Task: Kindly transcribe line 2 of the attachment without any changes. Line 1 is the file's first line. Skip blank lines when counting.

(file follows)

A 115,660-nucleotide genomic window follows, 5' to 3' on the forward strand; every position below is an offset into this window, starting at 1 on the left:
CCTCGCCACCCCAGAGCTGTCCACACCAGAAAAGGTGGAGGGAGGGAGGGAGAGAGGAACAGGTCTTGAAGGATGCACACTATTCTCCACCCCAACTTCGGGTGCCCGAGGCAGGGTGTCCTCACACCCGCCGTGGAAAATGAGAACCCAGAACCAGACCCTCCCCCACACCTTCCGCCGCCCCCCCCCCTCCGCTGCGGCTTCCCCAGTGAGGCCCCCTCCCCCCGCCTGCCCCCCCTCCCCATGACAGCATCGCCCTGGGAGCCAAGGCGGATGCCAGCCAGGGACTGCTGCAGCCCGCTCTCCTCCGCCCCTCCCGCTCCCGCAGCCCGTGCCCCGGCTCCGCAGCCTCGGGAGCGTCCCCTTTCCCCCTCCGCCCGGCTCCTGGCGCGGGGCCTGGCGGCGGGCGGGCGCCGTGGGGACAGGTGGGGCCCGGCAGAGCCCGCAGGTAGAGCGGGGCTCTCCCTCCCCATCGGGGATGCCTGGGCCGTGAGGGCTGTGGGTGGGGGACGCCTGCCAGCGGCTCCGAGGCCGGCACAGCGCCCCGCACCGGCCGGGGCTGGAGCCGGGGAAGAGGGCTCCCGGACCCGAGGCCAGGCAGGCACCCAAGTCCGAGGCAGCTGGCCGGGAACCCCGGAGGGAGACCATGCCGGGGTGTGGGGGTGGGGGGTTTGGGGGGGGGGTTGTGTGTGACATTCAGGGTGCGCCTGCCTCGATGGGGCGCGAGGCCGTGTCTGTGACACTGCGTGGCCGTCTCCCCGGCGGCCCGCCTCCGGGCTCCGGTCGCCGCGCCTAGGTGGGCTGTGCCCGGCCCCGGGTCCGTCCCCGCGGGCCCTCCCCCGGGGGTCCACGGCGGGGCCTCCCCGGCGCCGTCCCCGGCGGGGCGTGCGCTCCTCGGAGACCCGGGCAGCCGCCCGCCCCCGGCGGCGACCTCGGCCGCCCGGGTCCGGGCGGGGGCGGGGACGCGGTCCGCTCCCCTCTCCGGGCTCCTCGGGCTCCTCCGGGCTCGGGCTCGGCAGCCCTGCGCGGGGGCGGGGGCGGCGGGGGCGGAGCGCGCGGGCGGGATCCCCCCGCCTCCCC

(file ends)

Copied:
CCTCGCCACCCCAGAGCTGTCCACACCAGAAAAGGTGGAGGGAGGGAGGGAGAGAGGAACAGGTCTTGAAGGATGCACACTATTCTCCACCCCAACTTCGGGTGCCCGAGGCAGGGTGTCCTCACACCCGCCGTGGAAAATGAGAACCCAGAACCAGACCCTCCCCCACACCTTCCGCCGCCCCCCCCCCTCCGCTGCGGCTTCCCCAGTGAGGCCCCCTCCCCCCGCCTGCCCCCCCTCCCCATGACAGCATCGCCCTGGGAGCCAAGGCGGATGCCAGCCAGGGACTGCTGCAGCCCGCTCTCCTCCGCCCCTCCCGCTCCCGCAGCCCGTGCCCCGGCTCCGCAGCCTCGGGAGCGTCCCCTTTCCCCCTCCGCCCGGCTCCTGGCGCGGGGCCTGGCGGCGGGCGGGCGCCGTGGGGACAGGTGGGGCCCGGCAGAGCCCGCAGGTAGAGCGGGGCTCTCCCTCCCCATCGGGGATGCCTGGGCCGTGAGGGCTGTGGGTGGGGGACGCCTGCCAGCGGCTCCGAGGCCGGCACAGCGCCCCGCACCGGCCGGGGCTGGAGCCGGGGAAGAGGGCTCCCGGACCCGAGGCCAGGCAGGCACCCAAGTCCGAGGCAGCTGGCCGGGAACCCCGGAGGGAGACCATGCCGGGGTGTGGGGGTGGGGGGTTTGGGGGGGGGGTTGTGTGTGACATTCAGGGTGCGCCTGCCTCGATGGGGCGCGAGGCCGTGTCTGTGACACTGCGTGGCCGTCTCCCCGGCGGCCCGCCTCCGGGCTCCGGTCGCCGCGCCTAGGTGGGCTGTGCCCGGCCCCGGGTCCGTCCCCGCGGGCCCTCCCCCGGGGGTCCACGGCGGGGCCTCCCCGGCGCCGTCCCCGGCGGGGCGTGCGCTCCTCGGAGACCCGGGCAGCCGCCCGCCCCCGGCGGCGACCTCGGCCGCCCGGGTCCGGGCGGGGGCGGGGACGCGGTCCGCTCCCCTCTCCGGGCTCCTCGGGCTCCTCCGGGCTCGGGCTCGGCAGCCCTGCGCGGGGGCGGGGGCGGCGGGGGCGGAGCGCGCGGGCGGGATCCCCCCGCCTCCCC